HOW HILLARY WON
To look at Clinton’s 2016 primary map is to see a picture of near-total dominance. Sanders managed to win just two coastal counties — Dare, covering much of the Outer Banks, by 300 votes, and New Hanover, home to Wilmington, by just 36 votes. A strip of mountain counties in the west broke for Sanders, handing him decisive victories in the counties of Madison, Jackson and Buncombe — in Asheville’s home county he took all but two precincts.
Clinton lost but a single county in the interior of the state: Orange, home to Chapel Hill, Carrboro and Hillsborough, as well as a large university, by a mere 550 votes. On the map it looks like the one waffle square where the syrup won’t reach.
She did this despite having a minimal presence in the state, with offices in Raleigh and Charlotte — she sent her husband, Bill, to stump in the Triad while she personally wooed the bigger cities before the primary. That triage extended outward, as she focused her campaign on bigger states of Florida and Ohio, banking on deep party ties in North Carolina to carry it. Endorsements from people like US Rep. GK Butterfield and Democratic House Leader Larry Hall, Dan Besse and other members of Winston-Salem City Council and Greensboro Mayor Nancy Vaughan may have trickled down among Triad Democrats. And she seems to have carried women and African Americans as well.
As previously noted, Clinton got fewer votes in this year’s victory than she did in 2008’s loss. In 2008, she ceded the African-American vote to Obama; Obama led with women voters overall as well.
In 2016, Guillory said, “black voters “certainly helped Hillary Clinton.”
“Look at her history,” he said. “She lived in Arkansas, and was part of Bill’s potency there and when he ran for president he solidified his alliance with black voters. [Hillary] was part of that New South, biracial movement. It’s true there was some black support of Bernie, but it takes a lifetime of those kinds of alliances and relationships that pay off in a primary. It took Obama time and effort to dislodge some of that support for Hillary — sooner or later the historical nature of the Obama campaign got traction and he outpolled her. But she didn’t lose that affection, those relationships. And they came back into play in 2016.”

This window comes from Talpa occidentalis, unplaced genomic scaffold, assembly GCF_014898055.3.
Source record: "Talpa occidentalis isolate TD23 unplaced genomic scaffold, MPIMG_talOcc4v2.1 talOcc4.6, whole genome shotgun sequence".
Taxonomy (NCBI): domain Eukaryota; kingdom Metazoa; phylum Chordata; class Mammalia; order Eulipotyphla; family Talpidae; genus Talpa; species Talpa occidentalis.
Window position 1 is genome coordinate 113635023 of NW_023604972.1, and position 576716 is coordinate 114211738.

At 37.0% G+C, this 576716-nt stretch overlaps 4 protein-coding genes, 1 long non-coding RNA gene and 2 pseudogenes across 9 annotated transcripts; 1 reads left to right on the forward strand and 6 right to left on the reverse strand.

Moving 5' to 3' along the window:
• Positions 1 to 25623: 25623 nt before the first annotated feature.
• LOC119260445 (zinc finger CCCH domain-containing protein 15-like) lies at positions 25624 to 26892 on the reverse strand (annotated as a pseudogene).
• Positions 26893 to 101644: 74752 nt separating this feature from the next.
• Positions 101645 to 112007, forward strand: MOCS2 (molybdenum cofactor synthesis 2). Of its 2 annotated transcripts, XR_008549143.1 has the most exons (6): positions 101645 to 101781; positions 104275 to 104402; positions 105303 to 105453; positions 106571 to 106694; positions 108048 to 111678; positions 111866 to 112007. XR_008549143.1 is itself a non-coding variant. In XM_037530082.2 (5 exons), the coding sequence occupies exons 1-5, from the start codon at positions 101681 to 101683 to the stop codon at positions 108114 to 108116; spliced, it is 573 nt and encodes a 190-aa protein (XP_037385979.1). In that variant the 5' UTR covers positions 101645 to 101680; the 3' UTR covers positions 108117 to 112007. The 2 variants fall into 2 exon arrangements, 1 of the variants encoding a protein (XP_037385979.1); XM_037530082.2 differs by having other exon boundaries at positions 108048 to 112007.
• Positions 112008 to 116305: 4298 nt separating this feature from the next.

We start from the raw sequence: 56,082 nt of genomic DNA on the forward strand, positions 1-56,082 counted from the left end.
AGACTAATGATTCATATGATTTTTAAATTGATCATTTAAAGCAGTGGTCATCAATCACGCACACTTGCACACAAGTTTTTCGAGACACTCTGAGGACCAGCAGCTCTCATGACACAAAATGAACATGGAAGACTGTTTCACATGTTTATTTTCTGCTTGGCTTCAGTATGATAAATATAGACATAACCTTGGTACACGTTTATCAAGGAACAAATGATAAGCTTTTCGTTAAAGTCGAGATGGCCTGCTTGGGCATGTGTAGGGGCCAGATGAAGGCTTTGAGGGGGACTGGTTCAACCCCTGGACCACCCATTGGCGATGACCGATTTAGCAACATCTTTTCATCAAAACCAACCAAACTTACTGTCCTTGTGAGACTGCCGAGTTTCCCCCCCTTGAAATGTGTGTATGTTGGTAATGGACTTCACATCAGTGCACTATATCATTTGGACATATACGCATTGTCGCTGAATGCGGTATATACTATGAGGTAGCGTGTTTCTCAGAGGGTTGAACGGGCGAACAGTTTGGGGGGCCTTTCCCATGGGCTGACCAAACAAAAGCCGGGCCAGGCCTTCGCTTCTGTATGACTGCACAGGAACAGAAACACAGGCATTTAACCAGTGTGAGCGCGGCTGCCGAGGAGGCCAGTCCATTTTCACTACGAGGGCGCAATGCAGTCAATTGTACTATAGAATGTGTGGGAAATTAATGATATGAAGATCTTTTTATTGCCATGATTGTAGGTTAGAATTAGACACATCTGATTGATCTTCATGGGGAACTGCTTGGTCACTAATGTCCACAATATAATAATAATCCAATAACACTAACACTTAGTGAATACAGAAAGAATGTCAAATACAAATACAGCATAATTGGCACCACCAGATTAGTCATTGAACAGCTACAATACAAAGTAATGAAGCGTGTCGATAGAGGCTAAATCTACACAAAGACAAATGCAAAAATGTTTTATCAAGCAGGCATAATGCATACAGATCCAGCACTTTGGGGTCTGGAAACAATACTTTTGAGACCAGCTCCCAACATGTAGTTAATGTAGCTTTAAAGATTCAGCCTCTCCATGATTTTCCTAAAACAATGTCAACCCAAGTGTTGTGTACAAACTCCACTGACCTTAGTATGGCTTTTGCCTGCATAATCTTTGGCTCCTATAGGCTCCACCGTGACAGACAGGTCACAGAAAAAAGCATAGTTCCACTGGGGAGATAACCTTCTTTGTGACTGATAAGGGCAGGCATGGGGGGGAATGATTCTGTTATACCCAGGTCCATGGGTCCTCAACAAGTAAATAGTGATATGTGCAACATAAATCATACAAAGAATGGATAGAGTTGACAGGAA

In exit polling results, Clinton took 80 percent of the black Democrat vote in NC.
In Guilford County, G74 is a bellwether precinct at Bluford Elementary School: 94.5 percent black and 84.5 percent Democratic. Obama took it in 2008 when turnout was above 50 percent. Clinton carried 80 percent of the vote this year.
Hillary also prevailed in G42B, the Friends Home at Guilford senior residence, which is 99.7 percent white, 71.1 percent female and 56.6 percent Democratic. She took about 65 percent of the vote — which admittedly was just 124 votes. This indicates that excitement is down among seniors and women, but that Clinton enjoys strong support among these groups.
She won JEF1, the precinct at McLeansville Baptist Church, rural and mostly white, with about a quarter of voters registered as unaffiliated and the rest split between Ds and Rs. Clinton lost this one in 2008 by 3.5 points, indicating that she absorbed more of the Obama voters than Sanders.